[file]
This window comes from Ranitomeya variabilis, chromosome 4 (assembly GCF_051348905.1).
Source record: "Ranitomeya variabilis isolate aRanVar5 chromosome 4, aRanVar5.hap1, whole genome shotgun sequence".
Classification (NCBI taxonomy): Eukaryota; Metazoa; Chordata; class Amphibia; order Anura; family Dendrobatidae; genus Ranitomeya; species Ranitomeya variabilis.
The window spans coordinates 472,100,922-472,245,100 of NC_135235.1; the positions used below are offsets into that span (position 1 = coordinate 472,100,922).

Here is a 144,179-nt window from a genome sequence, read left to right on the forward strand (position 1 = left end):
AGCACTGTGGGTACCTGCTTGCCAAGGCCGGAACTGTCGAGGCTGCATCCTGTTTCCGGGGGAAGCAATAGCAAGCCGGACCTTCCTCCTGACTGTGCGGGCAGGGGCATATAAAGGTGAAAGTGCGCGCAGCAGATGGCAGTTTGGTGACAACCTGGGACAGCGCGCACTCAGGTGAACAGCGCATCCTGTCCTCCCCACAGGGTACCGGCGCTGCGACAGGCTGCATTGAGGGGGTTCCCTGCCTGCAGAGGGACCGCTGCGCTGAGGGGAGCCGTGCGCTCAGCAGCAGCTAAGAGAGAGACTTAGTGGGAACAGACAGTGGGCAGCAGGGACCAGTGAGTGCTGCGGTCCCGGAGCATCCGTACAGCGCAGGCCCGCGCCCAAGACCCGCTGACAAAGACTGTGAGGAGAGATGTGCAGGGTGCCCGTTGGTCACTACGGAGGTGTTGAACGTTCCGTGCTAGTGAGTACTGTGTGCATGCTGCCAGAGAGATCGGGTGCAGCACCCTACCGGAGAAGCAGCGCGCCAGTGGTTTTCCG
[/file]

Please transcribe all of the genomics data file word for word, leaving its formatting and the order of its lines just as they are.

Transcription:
This window comes from Ranitomeya variabilis, chromosome 4 (assembly GCF_051348905.1).
Source record: "Ranitomeya variabilis isolate aRanVar5 chromosome 4, aRanVar5.hap1, whole genome shotgun sequence".
Classification (NCBI taxonomy): Eukaryota; Metazoa; Chordata; class Amphibia; order Anura; family Dendrobatidae; genus Ranitomeya; species Ranitomeya variabilis.
The window spans coordinates 472,100,922-472,245,100 of NC_135235.1; the positions used below are offsets into that span (position 1 = coordinate 472,100,922).

Here is a 144,179-nt window from a genome sequence, read left to right on the forward strand (position 1 = left end):
AGCACTGTGGGTACCTGCTTGCCAAGGCCGGAACTGTCGAGGCTGCATCCTGTTTCCGGGGGAAGCAATAGCAAGCCGGACCTTCCTCCTGACTGTGCGGGCAGGGGCATATAAAGGTGAAAGTGCGCGCAGCAGATGGCAGTTTGGTGACAACCTGGGACAGCGCGCACTCAGGTGAACAGCGCATCCTGTCCTCCCCACAGGGTACCGGCGCTGCGACAGGCTGCATTGAGGGGGTTCCCTGCCTGCAGAGGGACCGCTGCGCTGAGGGGAGCCGTGCGCTCAGCAGCAGCTAAGAGAGAGACTTAGTGGGAACAGACAGTGGGCAGCAGGGACCAGTGAGTGCTGCGGTCCCGGAGCATCCGTACAGCGCAGGCCCGCGCCCAAGACCCGCTGACAAAGACTGTGAGGAGAGATGTGCAGGGTGCCCGTTGGTCACTACGGAGGTGTTGAACGTTCCGTGCTAGTGAGTACTGTGTGCATGCTGCCAGAGAGATCGGGTGCAGCACCCTACCGGAGAAGCAGCGCGCCAGTGGTTTTCCG